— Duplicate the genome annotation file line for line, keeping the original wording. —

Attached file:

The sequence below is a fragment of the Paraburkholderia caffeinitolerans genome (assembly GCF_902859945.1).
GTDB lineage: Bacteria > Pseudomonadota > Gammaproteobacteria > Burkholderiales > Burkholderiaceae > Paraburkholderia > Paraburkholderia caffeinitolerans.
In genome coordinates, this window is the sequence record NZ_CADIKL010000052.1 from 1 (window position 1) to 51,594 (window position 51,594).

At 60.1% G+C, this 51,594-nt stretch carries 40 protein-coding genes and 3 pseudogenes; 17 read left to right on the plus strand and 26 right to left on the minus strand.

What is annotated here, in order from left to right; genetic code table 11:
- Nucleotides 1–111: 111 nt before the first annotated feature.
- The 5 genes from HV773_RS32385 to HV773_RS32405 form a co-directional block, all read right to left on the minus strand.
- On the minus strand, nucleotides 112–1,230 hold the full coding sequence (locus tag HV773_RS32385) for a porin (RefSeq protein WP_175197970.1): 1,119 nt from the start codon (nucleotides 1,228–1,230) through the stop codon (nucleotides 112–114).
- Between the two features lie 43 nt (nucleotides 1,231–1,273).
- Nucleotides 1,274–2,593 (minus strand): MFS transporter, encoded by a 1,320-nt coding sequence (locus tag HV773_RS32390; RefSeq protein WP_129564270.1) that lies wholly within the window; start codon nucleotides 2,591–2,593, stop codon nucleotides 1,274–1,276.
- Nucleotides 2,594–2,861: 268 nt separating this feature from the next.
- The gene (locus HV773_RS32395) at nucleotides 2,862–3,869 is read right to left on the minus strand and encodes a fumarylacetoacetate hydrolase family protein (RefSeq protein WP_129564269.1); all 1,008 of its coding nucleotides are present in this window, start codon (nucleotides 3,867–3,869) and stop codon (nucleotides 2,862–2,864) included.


The sequence below is a fragment of the Paraburkholderia caffeinitolerans genome (assembly GCF_902859945.1).
GTDB lineage: Bacteria > Pseudomonadota > Gammaproteobacteria > Burkholderiales > Burkholderiaceae > Paraburkholderia > Paraburkholderia caffeinitolerans.
In genome coordinates, this window is the sequence record NZ_CADIKL010000052.1 from 1 (window position 1) to 51,594 (window position 51,594).

At 60.1% G+C, this 51,594-nt stretch carries 40 protein-coding genes and 3 pseudogenes; 17 read left to right on the plus strand and 26 right to left on the minus strand.

What is annotated here, in order from left to right; genetic code table 11:
- Nucleotides 1–111: 111 nt before the first annotated feature.
- The 5 genes from HV773_RS32385 to HV773_RS32405 form a co-directional block, all read right to left on the minus strand.
- On the minus strand, nucleotides 112–1,230 hold the full coding sequence (locus tag HV773_RS32385) for a porin (RefSeq protein WP_175197970.1): 1,119 nt from the start codon (nucleotides 1,228–1,230) through the stop codon (nucleotides 112–114).
- Between the two features lie 43 nt (nucleotides 1,231–1,273).
- Nucleotides 1,274–2,593 (minus strand): MFS transporter, encoded by a 1,320-nt coding sequence (locus tag HV773_RS32390; RefSeq protein WP_129564270.1) that lies wholly within the window; start codon nucleotides 2,591–2,593, stop codon nucleotides 1,274–1,276.
- Nucleotides 2,594–2,861: 268 nt separating this feature from the next.
- The gene (locus HV773_RS32395) at nucleotides 2,862–3,869 is read right to left on the minus strand and encodes a fumarylacetoacetate hydrolase family protein (RefSeq protein WP_129564269.1); all 1,008 of its coding nucleotides are present in this window, start codon (nucleotides 3,867–3,869) and stop codon (nucleotides 2,862–2,864) included.